Another year, another National Youth Tobacco Survey (NYTS), and another outpouring of not unreasonable complaints from tobacco harm reduction advocates that the Centers for Disease Control and Prevention (CDC) makes the data deliberately difficult to unpick – in effect, forcing readers to follow the CDC’s narrative rather than allowing us to draw our own conclusions.
There is some truth in this, whether it’s deliberate or not, and the headline conclusions of the CDC are not surprising: tobacco products remain a menace to America’s kids, e-cigarettes particularly, flavoured ones most of all.
It doesn’t, in a way, entirely matter if this is true in every detail; the real significance of the NYTS is not what it tells us about the habits of young people but how it shapes the views of policy-makers and regulators.
There the CDC’s conclusions are pretty much continuations of the same ones that the US government public health establishment has been offering for a while (as have many of its counterparts in state and municipal government, in academia and so on).
For that reason, these latest NYTS figures are likely to encourage more of the same rather than any dramatic change in tobacco control priorities – and any egg that the CDC accumulated on its institutional face during the Covid pandemic is unlikely to rub off onto its tobacco research.
What they aren’t saying
Of course, what’s also notable is what is not said explicitly by the CDC: combustible cigarettes are once again confirmed as a relatively small part of the school tobacco scene in the US, relegated to the sidelines mostly by novel products.
Expecting this to make a difference is missing the point, though, because it’s only important if you believe that novel products are safer than combustibles…and the real battle for tobacco harm reduction in the US lies in making precisely that argument, not in debating the fine details of youth usage.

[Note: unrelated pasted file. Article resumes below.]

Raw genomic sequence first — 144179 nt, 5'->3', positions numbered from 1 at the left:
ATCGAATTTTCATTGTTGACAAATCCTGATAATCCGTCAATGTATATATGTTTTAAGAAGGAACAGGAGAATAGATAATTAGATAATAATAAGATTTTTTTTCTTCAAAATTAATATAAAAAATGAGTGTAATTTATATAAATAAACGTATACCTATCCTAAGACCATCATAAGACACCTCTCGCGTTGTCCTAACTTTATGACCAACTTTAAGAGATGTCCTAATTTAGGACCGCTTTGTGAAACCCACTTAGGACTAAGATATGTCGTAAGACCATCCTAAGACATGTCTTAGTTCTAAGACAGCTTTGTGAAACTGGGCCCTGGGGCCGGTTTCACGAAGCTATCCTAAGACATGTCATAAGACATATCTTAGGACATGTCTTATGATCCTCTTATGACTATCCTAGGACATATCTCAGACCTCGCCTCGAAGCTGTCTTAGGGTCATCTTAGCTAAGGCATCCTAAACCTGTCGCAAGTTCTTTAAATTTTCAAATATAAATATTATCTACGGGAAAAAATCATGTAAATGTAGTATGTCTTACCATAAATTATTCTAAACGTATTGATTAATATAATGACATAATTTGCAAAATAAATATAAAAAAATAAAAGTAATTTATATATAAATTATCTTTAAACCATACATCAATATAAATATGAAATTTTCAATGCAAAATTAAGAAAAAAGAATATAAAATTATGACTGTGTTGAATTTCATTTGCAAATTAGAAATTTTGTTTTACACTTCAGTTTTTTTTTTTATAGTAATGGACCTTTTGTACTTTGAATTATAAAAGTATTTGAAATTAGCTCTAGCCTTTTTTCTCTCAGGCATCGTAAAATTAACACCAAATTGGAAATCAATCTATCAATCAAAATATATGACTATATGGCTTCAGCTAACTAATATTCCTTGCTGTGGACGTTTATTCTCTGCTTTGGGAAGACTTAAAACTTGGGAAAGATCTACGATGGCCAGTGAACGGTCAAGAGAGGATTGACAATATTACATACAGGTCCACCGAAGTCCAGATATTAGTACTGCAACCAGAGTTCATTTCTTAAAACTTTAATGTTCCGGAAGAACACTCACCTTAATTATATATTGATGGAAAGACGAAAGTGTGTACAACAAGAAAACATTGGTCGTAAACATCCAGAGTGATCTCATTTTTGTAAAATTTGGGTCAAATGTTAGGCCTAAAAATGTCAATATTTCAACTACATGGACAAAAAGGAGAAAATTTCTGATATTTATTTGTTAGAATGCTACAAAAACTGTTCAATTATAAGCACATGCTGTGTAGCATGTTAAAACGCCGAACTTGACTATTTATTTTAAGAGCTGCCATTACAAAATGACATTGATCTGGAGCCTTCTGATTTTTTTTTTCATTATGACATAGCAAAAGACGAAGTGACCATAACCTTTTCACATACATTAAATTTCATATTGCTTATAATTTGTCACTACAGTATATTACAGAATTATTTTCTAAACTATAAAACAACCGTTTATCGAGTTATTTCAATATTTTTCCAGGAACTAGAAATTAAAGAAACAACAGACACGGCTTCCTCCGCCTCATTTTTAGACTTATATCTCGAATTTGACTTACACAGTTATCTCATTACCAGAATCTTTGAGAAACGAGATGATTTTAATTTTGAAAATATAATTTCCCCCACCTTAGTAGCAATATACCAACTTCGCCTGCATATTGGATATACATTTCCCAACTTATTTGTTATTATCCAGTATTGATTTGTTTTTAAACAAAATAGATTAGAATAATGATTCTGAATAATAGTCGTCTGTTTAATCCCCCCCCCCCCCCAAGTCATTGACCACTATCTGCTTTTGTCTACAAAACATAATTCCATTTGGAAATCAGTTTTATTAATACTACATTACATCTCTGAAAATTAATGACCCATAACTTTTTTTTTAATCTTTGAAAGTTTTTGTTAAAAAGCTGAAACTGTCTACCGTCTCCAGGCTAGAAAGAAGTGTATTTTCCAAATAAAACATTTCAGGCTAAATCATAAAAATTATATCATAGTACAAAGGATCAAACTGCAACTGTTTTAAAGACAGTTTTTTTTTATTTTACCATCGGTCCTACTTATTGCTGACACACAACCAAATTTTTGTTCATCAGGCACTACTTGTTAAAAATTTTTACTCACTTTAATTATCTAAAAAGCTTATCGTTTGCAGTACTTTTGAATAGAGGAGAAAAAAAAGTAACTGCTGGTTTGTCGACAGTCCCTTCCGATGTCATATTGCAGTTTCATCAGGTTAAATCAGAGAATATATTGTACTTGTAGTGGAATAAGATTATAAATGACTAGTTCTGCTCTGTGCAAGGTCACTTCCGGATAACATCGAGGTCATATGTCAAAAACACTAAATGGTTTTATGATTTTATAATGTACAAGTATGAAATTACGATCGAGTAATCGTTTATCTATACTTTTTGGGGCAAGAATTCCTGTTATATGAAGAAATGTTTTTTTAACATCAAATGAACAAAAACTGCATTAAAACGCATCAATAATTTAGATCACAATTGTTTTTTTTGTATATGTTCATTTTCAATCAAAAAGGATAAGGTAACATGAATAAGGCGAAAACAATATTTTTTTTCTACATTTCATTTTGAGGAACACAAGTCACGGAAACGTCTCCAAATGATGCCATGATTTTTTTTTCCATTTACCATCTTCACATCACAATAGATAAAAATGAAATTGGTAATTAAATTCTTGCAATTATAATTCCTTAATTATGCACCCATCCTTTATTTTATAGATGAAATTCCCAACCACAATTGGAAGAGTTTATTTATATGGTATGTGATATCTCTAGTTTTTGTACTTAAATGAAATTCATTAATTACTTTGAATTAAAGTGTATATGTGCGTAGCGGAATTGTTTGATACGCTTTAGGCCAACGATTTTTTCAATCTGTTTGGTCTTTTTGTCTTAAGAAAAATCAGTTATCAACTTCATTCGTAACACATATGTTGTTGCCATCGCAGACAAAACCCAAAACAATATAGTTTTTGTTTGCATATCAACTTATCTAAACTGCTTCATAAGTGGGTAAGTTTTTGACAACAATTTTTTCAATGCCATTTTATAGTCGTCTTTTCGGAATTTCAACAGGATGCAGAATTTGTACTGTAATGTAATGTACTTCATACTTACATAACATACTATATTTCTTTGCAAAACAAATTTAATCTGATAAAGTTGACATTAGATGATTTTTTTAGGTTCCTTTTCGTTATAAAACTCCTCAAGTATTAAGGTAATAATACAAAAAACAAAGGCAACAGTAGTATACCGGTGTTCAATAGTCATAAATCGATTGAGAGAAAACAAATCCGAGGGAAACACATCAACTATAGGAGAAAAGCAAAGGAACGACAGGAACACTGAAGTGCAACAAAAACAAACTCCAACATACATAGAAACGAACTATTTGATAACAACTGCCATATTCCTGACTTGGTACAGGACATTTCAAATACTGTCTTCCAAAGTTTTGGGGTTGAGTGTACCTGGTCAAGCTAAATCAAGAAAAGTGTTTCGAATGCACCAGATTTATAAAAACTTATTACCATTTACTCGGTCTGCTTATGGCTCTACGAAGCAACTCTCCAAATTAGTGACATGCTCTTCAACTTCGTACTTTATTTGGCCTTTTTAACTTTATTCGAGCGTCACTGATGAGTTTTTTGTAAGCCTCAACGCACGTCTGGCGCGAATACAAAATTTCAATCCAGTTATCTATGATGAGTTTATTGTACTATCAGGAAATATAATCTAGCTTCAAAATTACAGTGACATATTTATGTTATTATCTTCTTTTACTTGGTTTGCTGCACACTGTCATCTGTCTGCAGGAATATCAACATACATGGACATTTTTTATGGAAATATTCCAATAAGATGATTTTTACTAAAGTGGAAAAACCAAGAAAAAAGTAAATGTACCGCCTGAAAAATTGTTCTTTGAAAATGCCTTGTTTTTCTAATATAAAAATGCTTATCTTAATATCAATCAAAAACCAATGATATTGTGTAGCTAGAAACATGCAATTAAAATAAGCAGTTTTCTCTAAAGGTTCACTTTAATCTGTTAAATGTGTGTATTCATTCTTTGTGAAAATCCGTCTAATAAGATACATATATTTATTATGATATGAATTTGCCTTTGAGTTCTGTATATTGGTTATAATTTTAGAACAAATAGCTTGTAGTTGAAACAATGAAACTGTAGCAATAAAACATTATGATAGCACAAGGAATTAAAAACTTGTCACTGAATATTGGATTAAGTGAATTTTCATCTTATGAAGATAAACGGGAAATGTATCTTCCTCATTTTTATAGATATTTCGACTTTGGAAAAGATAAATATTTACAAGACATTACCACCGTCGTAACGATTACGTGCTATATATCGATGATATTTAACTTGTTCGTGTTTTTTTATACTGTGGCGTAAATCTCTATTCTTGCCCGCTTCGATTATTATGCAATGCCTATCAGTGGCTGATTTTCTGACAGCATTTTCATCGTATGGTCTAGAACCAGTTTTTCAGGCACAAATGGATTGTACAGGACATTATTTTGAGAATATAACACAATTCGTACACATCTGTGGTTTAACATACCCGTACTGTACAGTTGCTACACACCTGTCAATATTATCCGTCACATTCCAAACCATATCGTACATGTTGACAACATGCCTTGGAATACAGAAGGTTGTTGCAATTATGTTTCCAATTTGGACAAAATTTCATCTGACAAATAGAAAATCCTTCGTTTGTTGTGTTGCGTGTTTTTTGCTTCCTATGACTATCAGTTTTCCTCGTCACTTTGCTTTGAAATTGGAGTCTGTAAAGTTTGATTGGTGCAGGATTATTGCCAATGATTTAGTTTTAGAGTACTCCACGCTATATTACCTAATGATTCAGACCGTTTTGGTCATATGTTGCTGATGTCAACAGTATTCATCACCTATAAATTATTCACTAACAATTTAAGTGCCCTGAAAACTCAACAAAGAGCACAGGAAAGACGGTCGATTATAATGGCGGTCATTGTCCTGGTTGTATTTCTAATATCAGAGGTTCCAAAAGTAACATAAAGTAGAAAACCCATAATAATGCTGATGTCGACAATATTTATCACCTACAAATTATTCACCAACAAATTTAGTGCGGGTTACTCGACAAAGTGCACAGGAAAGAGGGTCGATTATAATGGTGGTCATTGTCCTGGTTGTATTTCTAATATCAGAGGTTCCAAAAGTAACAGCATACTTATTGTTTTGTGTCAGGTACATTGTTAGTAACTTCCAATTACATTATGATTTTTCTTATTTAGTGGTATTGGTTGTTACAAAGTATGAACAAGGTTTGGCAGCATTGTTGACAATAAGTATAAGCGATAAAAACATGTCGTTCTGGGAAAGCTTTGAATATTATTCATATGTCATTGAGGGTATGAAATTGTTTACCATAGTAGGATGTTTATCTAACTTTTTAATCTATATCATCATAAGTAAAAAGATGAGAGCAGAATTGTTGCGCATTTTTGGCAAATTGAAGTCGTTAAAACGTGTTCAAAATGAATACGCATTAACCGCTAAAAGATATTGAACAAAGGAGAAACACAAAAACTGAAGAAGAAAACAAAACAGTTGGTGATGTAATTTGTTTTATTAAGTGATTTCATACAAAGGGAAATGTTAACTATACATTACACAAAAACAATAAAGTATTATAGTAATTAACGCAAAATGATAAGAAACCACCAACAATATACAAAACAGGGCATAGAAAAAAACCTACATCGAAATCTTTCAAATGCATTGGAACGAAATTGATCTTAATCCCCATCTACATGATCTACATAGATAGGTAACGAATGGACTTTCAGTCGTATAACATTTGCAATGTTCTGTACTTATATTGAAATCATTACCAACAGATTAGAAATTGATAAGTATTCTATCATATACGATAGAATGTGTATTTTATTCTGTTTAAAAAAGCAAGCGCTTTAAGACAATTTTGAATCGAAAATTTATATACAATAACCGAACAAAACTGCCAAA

Even the lowest levels of youth use are – realistically – unlikely ever to be seen as a positive beyond the more extreme circles of harm reduction. The growth in vaping at the expense of smoking might logically be a success story, as might the still very low levels of heated tobacco and nicotine pouch use among minors, but it’s an impossible sell.
In realpolitik terms, then, the good news from the NYTS is not the ascendancy of the e-cigarette over the combustible.
For e-cigs, the good news is the fact that overall vaping levels in high schools and middle schools are not continuing to soar; for other products like heated tobacco (HnB) and pouches, the good news is their relative invisibility in the survey results. The good news is that there is no really bad news.
The many opponents of novel nicotine products may not find much to celebrate in the NYTS, but at least (despite an increase in the proportion of regular vapers, which could attract some rhetoric) there is not much to dramatically increase levels of alarm.
– Barnaby Page ECigIntelligence staff
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